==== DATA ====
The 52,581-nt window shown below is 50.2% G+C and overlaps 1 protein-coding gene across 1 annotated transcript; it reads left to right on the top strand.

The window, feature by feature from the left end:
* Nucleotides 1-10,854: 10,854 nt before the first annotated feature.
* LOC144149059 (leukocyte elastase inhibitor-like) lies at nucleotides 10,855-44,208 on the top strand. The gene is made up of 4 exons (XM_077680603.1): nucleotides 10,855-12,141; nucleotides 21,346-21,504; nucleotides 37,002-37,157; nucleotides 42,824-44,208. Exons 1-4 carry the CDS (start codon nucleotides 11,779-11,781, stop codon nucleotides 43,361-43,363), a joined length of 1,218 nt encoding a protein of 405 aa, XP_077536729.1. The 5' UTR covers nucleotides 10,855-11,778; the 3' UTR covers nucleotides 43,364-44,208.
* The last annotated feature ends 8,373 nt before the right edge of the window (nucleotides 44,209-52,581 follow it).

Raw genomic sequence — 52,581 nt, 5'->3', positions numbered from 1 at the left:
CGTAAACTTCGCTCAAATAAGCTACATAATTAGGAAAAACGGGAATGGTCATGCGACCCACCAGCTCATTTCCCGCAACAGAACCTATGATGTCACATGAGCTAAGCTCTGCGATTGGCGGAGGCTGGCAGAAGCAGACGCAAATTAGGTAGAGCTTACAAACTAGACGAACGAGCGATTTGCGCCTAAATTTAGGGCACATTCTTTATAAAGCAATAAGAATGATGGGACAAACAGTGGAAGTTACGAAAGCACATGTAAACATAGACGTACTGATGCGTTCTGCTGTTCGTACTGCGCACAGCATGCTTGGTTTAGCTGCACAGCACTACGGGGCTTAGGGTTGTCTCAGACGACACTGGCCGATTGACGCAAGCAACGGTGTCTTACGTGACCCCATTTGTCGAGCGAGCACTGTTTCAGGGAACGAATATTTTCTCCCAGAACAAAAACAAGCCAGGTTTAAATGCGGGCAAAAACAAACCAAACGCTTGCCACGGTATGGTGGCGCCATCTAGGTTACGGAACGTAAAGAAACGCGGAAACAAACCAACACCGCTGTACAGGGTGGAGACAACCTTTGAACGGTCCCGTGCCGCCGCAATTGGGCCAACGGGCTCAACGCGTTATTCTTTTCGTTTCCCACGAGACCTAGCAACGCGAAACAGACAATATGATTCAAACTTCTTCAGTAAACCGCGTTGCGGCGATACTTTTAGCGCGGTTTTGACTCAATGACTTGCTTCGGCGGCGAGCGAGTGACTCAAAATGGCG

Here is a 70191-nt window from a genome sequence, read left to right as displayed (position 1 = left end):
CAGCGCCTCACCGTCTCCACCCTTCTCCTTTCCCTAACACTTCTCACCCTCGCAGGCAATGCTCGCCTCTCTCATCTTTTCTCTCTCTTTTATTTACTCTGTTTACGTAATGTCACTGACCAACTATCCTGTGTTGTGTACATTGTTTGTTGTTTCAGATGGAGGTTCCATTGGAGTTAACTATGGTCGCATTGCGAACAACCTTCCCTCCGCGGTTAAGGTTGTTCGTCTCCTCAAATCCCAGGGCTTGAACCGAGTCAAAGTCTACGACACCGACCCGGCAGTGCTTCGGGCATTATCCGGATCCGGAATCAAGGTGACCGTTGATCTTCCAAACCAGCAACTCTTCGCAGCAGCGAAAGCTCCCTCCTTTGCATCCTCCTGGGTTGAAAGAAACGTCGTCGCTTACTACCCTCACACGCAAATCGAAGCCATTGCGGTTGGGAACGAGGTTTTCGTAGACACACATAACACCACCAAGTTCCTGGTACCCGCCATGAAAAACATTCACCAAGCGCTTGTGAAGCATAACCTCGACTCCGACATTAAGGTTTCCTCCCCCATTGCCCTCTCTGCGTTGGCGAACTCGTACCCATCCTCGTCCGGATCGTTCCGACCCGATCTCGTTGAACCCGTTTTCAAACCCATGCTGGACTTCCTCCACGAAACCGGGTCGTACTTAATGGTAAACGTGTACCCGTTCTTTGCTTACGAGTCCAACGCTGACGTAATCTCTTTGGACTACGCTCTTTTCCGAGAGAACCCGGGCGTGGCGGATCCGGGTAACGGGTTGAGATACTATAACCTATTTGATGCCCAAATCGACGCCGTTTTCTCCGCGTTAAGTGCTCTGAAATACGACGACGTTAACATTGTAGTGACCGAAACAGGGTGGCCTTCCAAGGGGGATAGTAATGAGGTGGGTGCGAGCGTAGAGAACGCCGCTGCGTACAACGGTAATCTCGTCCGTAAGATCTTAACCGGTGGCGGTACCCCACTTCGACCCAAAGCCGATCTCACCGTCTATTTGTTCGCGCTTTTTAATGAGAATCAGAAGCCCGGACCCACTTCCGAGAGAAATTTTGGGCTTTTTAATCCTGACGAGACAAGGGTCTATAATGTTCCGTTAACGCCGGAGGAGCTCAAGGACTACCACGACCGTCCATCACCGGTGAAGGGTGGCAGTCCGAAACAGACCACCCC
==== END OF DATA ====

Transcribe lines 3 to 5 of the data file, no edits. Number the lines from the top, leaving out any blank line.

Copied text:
* Nucleotides 1-10,854: 10,854 nt before the first annotated feature.
* LOC144149059 (leukocyte elastase inhibitor-like) lies at nucleotides 10,855-44,208 on the top strand. The gene is made up of 4 exons (XM_077680603.1): nucleotides 10,855-12,141; nucleotides 21,346-21,504; nucleotides 37,002-37,157; nucleotides 42,824-44,208. Exons 1-4 carry the CDS (start codon nucleotides 11,779-11,781, stop codon nucleotides 43,361-43,363), a joined length of 1,218 nt encoding a protein of 405 aa, XP_077536729.1. The 5' UTR covers nucleotides 10,855-11,778; the 3' UTR covers nucleotides 43,364-44,208.
* The last annotated feature ends 8,373 nt before the right edge of the window (nucleotides 44,209-52,581 follow it).